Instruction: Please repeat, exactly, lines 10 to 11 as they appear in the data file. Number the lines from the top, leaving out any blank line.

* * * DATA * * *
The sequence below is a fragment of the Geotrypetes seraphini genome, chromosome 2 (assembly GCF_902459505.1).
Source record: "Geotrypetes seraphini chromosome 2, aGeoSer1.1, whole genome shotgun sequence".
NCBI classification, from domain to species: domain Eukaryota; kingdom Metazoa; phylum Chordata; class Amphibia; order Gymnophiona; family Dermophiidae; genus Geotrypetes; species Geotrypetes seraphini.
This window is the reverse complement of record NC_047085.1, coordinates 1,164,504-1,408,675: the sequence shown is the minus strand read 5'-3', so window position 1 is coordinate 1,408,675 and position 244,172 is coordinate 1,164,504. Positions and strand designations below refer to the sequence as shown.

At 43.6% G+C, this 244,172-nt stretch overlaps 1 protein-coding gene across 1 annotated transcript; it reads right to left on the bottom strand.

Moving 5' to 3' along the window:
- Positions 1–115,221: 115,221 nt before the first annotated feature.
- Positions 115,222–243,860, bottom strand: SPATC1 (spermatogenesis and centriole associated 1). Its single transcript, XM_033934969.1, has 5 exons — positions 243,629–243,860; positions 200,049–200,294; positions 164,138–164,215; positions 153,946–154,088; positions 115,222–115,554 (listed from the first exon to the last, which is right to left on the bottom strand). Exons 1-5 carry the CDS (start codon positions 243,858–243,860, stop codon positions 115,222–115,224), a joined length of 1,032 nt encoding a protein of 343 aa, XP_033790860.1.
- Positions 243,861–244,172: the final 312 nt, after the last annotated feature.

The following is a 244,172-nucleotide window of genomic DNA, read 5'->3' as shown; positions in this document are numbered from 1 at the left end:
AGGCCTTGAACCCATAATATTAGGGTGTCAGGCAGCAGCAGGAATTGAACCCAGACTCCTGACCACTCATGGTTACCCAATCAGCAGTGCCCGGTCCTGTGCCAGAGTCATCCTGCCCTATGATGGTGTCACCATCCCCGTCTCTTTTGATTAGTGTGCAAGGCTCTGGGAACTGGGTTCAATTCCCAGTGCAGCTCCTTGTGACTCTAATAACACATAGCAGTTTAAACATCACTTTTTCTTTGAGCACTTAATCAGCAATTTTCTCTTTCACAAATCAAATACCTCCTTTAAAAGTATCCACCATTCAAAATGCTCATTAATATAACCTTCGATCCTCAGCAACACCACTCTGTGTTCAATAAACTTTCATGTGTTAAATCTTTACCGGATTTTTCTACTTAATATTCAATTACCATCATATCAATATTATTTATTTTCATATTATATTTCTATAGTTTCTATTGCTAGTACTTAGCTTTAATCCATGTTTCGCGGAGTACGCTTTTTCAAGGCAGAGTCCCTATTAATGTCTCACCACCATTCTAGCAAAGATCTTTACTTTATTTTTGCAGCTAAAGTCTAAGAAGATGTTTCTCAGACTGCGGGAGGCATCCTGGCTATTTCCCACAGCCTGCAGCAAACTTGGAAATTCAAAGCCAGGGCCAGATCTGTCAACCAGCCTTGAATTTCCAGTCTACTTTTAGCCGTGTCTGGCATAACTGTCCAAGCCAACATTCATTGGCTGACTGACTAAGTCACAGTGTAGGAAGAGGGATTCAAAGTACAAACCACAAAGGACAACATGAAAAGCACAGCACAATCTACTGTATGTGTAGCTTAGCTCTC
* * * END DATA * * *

The following is a 244,172-nucleotide window of genomic DNA, read 5'->3' as shown; positions in this document are numbered from 1 at the left end:
AGGCCTTGAACCCATAATATTAGGGTGTCAGGCAGCAGCAGGAATTGAACCCAGACTCCTGACCACTCATGGTTACCCAATCAGCAGTGCCCGGTCCTGTGCCAGAGTCATCCTGCCCTATGATGGTGTCACCATCCCCGTCTCTTTTGATTAGTGTGCAAGGCTCTGGGAACTGGGTTCAATTCCCAGTGCAGCTCCTTGTGACTCTAATAACACATAGCAGTTTAAACATCACTTTTTCTTTGAGCACTTAATCAGCAATTTTCTCTTTCACAAATCAAATACCTCCTTTAAAAGTATCCACCATTCAAAATGCTCATTAATATAACCTTCGATCCTCAGCAACACCACTCTGTGTTCAATAAACTTTCATGTGTTAAATCTTTACCGGATTTTTCTACTTAATATTCAATTACCATCATATCAATATTATTTATTTTCATATTATATTTCTATAGTTTCTATTGCTAGTACTTAGCTTTAATCCATGTTTCGCGGAGTACGCTTTTTCAAGGCAGAGTCCCTATTAATGTCTCACCACCATTCTAGCAAAGATCTTTACTTTATTTTTGCAGCTAAAGTCTAAGAAGATGTTTCTCAGACTGCGGGAGGCATCCTGGCTATTTCCCACAGCCTGCAGCAAACTTGGAAATTCAAAGCCAGGGCCAGATCTGTCAACCAGCCTTGAATTTCCAGTCTACTTTTAGCCGTGTCTGGCATAACTGTCCAAGCCAACATTCATTGGCTGACTGACTAAGTCACAGTGTAGGAAGAGGGATTCAAAGTACAAACCACAAAGGACAACATGAAAAGCACAGCACAATCTACTGTATGTGTAGCTTAGCTCTC